There’s no magic trick to IT transformation

The idea of “transforming” a business has a magical ring to it, conjuring up visions of wizardry that changes ugly, unproductive ducklings into beautiful, streamlined swans.

But as Toronto-based Aviva Canada Inc. discovered in the course of its transformation project, there is no magic wand that can be waved to change a business. Hard work and effective communication to bring all parties into the accord — senior management, business units and IT — was where real wizardry was needed.

Aviva Canada is a provider of home, auto and business insurance, with more than 2.2 million customers across Canada and over 3,000 independent broker partners selling its products.

The company’s ambition is to double its market share in three to five years, says Javier de la Cuba, executive vice-president at Aviva. Senior executives realized they would have to change the way they did business to meet aggressive growth targets. Transforming the way IT managed and delivered services was a fundamental requirement for growth.

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In December 2004, the company embarked on an IT governance project. “We wanted to find a different way of managing IT, so we looked at how the function was structured, the sourcing of services, the tools that we use, and so on,” says de la Cuba.

For example, the company wanted to increase online broker transactions from about 15 per cent to 90 per cent, and developed a Web portal to facilitate the increase. In the past, the number of brokers with online access was restricted, says Eduardo Bersani, CIO at Aviva, but the changes raised concerns about security, controls and support.

“As we increase the broker base with access to our internal systems, we have to dramatically change the way we support a much larger population of external users. Our structure was too small and unprepared to deal with this,” he says.

The company has already seen dramatic growth in the past few years, growing from a relatively small company generating about $450 million in revenue in 1998 to $3.3 billion today. Aviva modernized its IT infrastructure and upgraded its applications over the years, but its controls structure did not keep pace.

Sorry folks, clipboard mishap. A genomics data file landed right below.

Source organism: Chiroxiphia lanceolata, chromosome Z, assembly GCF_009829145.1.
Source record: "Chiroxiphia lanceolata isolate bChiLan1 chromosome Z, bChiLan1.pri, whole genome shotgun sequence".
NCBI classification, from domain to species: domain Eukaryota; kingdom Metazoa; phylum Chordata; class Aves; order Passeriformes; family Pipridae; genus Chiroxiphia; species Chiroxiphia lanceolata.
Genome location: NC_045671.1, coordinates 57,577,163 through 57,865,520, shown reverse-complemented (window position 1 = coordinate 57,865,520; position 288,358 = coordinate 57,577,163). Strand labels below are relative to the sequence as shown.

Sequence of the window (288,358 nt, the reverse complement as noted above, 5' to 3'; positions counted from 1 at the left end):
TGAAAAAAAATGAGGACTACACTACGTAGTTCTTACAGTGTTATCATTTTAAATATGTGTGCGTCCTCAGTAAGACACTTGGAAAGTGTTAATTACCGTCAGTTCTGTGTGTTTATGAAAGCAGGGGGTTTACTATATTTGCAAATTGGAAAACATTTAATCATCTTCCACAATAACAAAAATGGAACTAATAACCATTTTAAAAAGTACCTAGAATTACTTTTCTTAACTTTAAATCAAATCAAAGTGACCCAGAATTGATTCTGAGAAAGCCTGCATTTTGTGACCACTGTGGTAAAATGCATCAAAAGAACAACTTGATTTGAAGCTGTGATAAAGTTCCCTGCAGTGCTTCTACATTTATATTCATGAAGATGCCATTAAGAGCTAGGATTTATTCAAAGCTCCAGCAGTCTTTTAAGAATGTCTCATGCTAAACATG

“Our controls remained much as they were when we were a smaller IBM mainframe shop in 2000. So we had controls but they were appropriate for that kind of environment,” says Bersani.

The IT governance project meant reviewing all IT functions in conjunction with the business units, and implementing an open, recognized controls framework such as COBIT to define control objectives, and various best practice standards such as ITIL to improve IT processes and service delivery, PMBOK to improve IT project evaluation and discipline, and ISO 17799 to improve security. Aviva worked with The Manta Group, an IT governance consultancy based in Toronto, to implement the project.

The fundamental issue at Aviva and many other IT shops is that controls are IT-centric, says Fariba Anderson, partner at The Manta Group. IT staff generate statistics that are meaningful to them. For example, system availability was 99 per cent during the last quarter, which tells them how to run their operating budgets. But the stats don’t communicate or manage the impact of that one per cent downtime to the business, she says.

“Measuring something doesn’t mean you are controlling it. In finance, a true control is making sure the person who writes the cheques doesn’t cash them — not generating statistics about how many checks are written and cashed,” says Anderson. Aviva used COBIT to make the controls relevant by defining them by their business impact, which introduced a common language for both IT and business units, and changed the metrics used to their effectiveness, she says.

The rigor and discipline of using a formal IT governance framework to design controls helps IT define expectations when it is challenged by audit. For example, Aviva has targeted the implementation of level 4 security standards of ISO 17799 by next year. That sets the reference framework when they are audited, says de la Cuba.

“So if we want to achieve level 4, and level 5 means doing things like walking on water, then the audit report should not say, you’re not walking on water. If the business units say they are happy if we achieve level 4, and IT says we’re going to achieve it in 2006, then we expect audit to evaluate us on our ability to sustain level 4, but no more, and no less.

Other companies have problems with the audit process because they don’t set that expectation up front, says de la Cuba. “I’ve seen that many, many times.”

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Related links:

The Rise of Enterprise Risk Management and Governance

How business orientation shapes IT governance

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